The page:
clap clap blog: we have moved
Monday, July 21, 2003
Hey, I'm kind of Gitlin-y, aren't I?
- "But it's a huge failure of imagination if someone can't imagine why someone would support Bush. Since roughly half the population did...everybody on the left should go listen to Republicans and try to figure out what makes them tick. This is across-the-board advice. I would tell people, "Good God, most people are not like you!"...Parochialism is never a platform for understanding, and this is another kind of parochialism. One can understand and not understand.
"This also requires understanding people who don't make sense: to understand, for example, how 50 percent of the population could be convinced that there was Iraqi involvement in 9/11. That's rationalist heresy. "
- "ANSWER is a cult. It's a tightly organized sect that operates in the shadows and tries to bull its way into power."
- "It's obviously a lot harder now to make the case that there's no difference between the parties. I think it was a foolish case in the first place, but today all you have to do is say the words "John Ashcroft," "war in Iraq," to make it very, very difficult to make the claim that this is exactly what Al Gore would have done or even close to it. But there is a phenomenon in politics -- and the left isn't any more exempt from it than the right -- of cognitive dissonance, in which you bend the world, you hypnotize yourself into seeing the world in such a way as to make it unnecessary for you to rethink your first premises.
"So just as George Bush may well think that he found weapons of mass destruction, and most Americans think that there were Iraqis involved in 9/11, you'll find Greens who desperately cling to a falsehood about political reality which makes it unnecessary to rethink their premises."
- "If you shudder at the thought of power, you don't belong in politics. You can't emote your way to power, you can't moralize your way, you have to strategize your way to power."
- "The left is always ready for carnivorous action against one of its leaders. They're always ready to shred a standard-bearer if he or she fails to deliver the maximum. They're very quick to send somebody out the safe house of sainthood, because they've let them down."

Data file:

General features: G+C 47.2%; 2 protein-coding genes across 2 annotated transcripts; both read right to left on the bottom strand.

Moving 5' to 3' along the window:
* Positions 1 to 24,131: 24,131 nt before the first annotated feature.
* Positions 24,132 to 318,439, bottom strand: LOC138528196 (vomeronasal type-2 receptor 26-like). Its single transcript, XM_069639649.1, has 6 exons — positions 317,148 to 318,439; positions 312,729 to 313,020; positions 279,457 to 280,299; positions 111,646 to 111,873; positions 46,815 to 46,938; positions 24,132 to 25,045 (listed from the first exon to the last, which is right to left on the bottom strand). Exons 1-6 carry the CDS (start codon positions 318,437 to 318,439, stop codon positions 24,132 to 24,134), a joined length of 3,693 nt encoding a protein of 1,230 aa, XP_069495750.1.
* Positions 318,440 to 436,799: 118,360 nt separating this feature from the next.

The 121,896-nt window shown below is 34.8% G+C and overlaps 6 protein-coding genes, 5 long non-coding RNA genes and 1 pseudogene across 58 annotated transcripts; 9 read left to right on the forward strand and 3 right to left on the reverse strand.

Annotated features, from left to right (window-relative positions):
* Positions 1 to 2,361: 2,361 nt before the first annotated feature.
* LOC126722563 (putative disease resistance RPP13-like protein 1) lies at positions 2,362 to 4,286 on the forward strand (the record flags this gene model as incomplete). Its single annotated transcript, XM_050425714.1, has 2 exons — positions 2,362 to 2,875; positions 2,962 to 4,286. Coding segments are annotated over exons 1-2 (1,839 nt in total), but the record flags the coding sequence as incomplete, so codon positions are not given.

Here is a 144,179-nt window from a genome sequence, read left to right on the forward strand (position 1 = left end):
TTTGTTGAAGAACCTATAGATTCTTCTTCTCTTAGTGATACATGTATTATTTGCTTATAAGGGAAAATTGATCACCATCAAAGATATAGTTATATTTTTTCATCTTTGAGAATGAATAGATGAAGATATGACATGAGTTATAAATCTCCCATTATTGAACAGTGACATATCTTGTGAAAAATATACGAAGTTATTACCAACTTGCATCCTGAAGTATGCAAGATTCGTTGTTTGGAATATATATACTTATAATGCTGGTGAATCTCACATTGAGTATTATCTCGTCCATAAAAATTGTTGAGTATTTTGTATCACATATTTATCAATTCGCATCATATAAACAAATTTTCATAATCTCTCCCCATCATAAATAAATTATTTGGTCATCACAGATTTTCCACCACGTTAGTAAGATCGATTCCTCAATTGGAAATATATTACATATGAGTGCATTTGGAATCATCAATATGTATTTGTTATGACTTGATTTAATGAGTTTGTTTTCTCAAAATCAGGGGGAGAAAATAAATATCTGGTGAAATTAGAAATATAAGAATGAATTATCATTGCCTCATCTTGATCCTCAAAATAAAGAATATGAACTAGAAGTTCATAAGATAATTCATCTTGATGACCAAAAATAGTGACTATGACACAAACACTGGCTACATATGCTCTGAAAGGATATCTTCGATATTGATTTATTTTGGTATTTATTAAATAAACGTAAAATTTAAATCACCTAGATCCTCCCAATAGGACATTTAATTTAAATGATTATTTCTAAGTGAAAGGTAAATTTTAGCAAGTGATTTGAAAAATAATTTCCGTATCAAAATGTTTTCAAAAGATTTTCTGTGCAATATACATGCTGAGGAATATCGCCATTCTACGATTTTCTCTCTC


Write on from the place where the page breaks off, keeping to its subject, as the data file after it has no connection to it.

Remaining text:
One particular thing I'd like to take off on, though, is this:
The post-Nader left needs to be a patriotic left, and should be indignant at the thought that the corporate rich who are lining their pockets and keeping their kids out of the armed service are the real patriots and we're the outsiders. I think they're the outsiders, and we're the patriots, and we should be proud of it.
Walking around DC in November of 2001, when people went a little flag-crazy, I kept seeing American flags that had fallen off a truck or a pole, and I would pick them up and put them in my pocket and take them home and put them up somewhere, because that's what you're supposed to do with a flag--you're not supposed to let them touch the ground. And my companions thought this was deeply weird and not a little creepy; after all, it's the flag, and we leftists get a little uncomfortable around the flag (and prayer, but that's a different matter). Which is unfortunate. Gitlin's right: we do need to reclaim the idea that we're patriots just as much, if not more, than the right is, because it gives us the confidence in our actions and the acceptability of our ideas that the left so desperately needs. And that particular ickiness about the flag--which afflicts even practical leftists who have no qualms about power or working within the system--is a big part of what's holding us back from that goal.
The process we've engaged in over the last 40 years or so of reexamining our history and kind of collectively confirming in the intellectual community that said history is kinda fucked up has been a good thing, but it's unfortunate that it's led to such widespread anti-Americanism on the left. It seems like one of those "failures of imagination" that Gitlin talks about--a failure to separate a justifiable distrust of American nationalism and the authoritarians that exploit it from a justifiable love of the Republic and the American experiment. The hallmarks of the left--anti-authoritarianism, prioritizing civil liberties, localism, an intellectual approach to politics--are far more deeply rooted in American thought and government than in the Europeans who have made highbrow anti-Americanism so fashionable. We need to remember that: to remember that, despite the way the right twists American thought into American nationalism, and despite the horrible things that American nationalism has done throughout the history of the nation, expressing a leftist point of view is to express the point of view of not only a great number of living Americans, but a great number of our best and brightest. We must have confidence, and we must learn to love the things we know we love without guilt or distrust, and we must use that to kick those nationalist fuckers out of the seat of power of this great government of ours.
(n.b. I have written about Gitlin before)